Q. Do you feel the positive vibes around you from the fans?

PHIL MICKELSON: Oh, yeah, yeah. It's fun. It's a fun place to play. I think everybody feels it. I think walking up to every green, everybody gets such a great response, every group, every person. Everybody is treated so well here.

Q. Have you tried to analyze this relationship that has built up from Bethpage to Shinnecock Hills to here between you and what can be a pretty tough crowd sometimes, the New York crowd? This thing has just grown exponentially.

PHIL MICKELSON: I haven't analyzed it, but I certainly have enjoyed it.

Q. Having played last week at Westchester and dealing with the wind over there, do you consider that an advantage playing in the wind up here in the northeast compared to coming in cold and not having to deal with it and then playing in this stuff today?

PHIL MICKELSON: I'm sorry, ask it one more time.

Q. When you played last week at Westchester you dealt with the windy conditions there. Is that sort of an advantage coming here because you played in the conditions here and knew what to expect in the event we got windy conditions that we got this week?

PHIL MICKELSON: Possibly because I knew heading in I wasn't expecting it to be windy here, I was expecting it to be warm, calm, hard and fast, and we've gotten a lot more wind and a lot cooler temperatures. I think playing last week may have helped. But if it helped me, it certainly helped Vijay and everybody else who played better than I did last week.

Q. How much harder do you think the afternoon round is going to play today? If it's two or three shot harder, does that make 72 or 73 tomorrow an even par round for you?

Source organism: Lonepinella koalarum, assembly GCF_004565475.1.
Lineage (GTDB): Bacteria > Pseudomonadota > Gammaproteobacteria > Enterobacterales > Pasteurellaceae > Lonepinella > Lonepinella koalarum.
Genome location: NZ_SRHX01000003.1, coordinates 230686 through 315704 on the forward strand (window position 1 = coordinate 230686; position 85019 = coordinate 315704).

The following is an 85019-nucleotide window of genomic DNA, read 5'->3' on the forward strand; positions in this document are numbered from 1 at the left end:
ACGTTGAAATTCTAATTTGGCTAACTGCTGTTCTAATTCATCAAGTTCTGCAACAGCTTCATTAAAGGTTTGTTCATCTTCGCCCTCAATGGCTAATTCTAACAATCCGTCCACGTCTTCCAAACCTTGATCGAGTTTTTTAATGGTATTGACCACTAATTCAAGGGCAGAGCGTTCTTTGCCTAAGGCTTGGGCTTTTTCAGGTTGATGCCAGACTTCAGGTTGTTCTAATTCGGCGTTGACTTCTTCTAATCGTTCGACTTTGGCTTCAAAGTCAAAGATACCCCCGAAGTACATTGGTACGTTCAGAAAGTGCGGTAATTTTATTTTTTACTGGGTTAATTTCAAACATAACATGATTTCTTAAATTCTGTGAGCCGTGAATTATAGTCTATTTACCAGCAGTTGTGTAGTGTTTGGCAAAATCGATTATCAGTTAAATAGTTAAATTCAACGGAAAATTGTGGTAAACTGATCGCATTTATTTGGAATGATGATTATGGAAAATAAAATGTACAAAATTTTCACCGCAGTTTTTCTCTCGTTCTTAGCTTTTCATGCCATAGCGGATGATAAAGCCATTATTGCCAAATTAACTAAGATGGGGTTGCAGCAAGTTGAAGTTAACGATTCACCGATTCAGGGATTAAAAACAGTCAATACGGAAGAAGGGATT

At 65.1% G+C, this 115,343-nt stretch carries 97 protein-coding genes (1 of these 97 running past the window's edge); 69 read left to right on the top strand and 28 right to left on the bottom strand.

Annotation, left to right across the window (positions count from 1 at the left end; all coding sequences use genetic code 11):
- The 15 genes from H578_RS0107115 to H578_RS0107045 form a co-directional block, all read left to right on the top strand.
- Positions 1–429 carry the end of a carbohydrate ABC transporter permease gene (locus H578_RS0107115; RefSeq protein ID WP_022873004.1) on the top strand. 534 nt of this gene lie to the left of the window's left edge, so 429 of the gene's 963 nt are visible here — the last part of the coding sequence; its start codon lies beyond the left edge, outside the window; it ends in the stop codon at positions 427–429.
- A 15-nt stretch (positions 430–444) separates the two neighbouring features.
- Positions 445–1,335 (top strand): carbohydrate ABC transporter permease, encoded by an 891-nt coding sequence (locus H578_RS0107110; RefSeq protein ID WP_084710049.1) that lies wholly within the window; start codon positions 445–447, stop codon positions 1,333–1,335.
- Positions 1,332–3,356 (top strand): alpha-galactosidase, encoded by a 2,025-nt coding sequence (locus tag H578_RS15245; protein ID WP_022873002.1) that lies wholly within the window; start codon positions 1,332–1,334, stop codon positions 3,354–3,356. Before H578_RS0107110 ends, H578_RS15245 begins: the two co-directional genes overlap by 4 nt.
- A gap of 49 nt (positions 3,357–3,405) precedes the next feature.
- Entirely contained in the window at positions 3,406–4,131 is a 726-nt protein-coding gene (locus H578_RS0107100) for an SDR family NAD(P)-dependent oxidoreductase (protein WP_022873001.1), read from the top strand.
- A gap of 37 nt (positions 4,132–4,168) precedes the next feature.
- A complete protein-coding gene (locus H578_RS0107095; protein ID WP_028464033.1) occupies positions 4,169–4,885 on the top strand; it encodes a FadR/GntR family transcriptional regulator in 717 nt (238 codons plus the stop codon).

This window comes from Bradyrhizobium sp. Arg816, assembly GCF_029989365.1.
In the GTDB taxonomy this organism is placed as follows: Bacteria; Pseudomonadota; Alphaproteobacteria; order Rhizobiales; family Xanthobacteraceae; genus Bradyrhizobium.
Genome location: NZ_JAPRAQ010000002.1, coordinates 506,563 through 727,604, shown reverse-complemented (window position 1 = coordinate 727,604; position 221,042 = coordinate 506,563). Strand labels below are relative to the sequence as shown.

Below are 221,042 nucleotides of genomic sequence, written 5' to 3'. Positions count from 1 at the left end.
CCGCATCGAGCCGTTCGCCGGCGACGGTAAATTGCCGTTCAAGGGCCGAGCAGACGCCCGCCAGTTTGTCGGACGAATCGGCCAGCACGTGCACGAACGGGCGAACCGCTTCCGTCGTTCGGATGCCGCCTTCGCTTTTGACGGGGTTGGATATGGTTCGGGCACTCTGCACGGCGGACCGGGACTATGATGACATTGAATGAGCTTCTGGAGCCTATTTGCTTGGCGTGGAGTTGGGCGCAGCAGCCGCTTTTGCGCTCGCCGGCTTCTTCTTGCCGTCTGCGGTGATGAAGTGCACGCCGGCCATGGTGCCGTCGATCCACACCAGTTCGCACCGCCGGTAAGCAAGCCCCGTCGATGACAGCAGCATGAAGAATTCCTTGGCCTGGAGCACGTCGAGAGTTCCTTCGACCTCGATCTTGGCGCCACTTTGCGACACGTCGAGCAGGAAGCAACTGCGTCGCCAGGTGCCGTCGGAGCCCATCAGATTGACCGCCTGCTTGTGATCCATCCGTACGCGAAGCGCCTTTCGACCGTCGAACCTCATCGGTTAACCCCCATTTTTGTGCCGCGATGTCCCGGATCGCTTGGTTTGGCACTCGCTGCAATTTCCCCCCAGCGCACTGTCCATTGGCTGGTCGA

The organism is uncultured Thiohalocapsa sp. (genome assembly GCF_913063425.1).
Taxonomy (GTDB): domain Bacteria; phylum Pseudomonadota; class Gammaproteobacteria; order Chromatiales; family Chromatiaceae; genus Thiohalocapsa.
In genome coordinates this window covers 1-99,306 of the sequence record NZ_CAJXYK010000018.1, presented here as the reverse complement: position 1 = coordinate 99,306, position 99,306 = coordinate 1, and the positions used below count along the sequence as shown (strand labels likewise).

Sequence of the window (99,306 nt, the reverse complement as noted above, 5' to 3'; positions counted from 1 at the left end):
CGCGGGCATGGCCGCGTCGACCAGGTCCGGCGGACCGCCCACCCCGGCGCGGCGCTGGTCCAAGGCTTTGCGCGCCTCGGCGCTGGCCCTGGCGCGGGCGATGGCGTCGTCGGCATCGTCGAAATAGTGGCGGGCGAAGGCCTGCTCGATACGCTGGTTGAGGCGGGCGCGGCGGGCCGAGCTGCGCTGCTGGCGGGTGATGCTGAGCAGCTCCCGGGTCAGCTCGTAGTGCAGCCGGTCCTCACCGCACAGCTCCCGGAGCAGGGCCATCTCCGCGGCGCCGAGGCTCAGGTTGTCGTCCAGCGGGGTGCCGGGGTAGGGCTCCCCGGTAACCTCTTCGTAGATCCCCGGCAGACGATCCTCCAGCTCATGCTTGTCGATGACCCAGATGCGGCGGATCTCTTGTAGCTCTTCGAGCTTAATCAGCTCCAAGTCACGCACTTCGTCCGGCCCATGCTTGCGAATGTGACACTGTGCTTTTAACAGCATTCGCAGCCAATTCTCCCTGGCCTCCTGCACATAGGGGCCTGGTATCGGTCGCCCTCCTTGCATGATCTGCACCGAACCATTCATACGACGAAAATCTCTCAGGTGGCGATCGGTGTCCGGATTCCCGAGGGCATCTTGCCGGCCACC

PHIL MICKELSON: I don't think it will play harder in the afternoon. I actually think it'll play a little bit easier, and the reason is from my practice rounds, it has calmed down around 5:00, 6:00. The wind is calmed down and the greens settle and get a little more growth on them and they slow up so you don't have that extra little roll out. I found it was playing a lot easier from 4:00 on, so I'm looking forward I'm hoping to be in the last groups on Saturday and Sunday, in the later groups, because I think that those conditions or those tee times might be a little bit better, unlike 95 at Shinnecock, where guys went out with no wind early in the morning, shot 29 or in the 30s the front nine, and then when the leaders teed off at tee the wind was whipping 25 miles an hour. That same thing happened at Augusta. About 6:00 all the wind dies down, it's perfectly calm, you start hearing the birds chirping, and you can make some birdies the last five, six holes if you have those last tee times. I found that Winged Foot was a lot like that.

Q. Another question on the wind. What about your game is ill suited to playing in the wind, and what about your skill set do you think gives you an advantage playing under windy circumstances?

PHIL MICKELSON: Well, I would never admit a weakness (laughter). What would be a strength would be maybe just short game, kind of like today, missing greens. When you have wind and harder conditions it's harder to hit greens so short game is much more prominent. I think that short game is beneficial, and knowing with preparation where I can and can't go, missing in the correct spot, is another strength.

Q. Just wanted to ask you what playing Baltusrol did for you yesterday, whether it was the peace and quiet or the karma or what it did for you yesterday?

PHIL MICKELSON: A little bit of all that. I enjoy just playing a nice round of golf the day before a major and not getting too hyped up and excited and tense. Went and played Baltusrol, had some good memories, played with Doug Steffen, the head pro there. We went out afterwards and had some lunch and called it a day. It was a nice way to get ready for a big tournament round.

RAND JERRIS: Thanks very much for your time today.

End of FastScripts.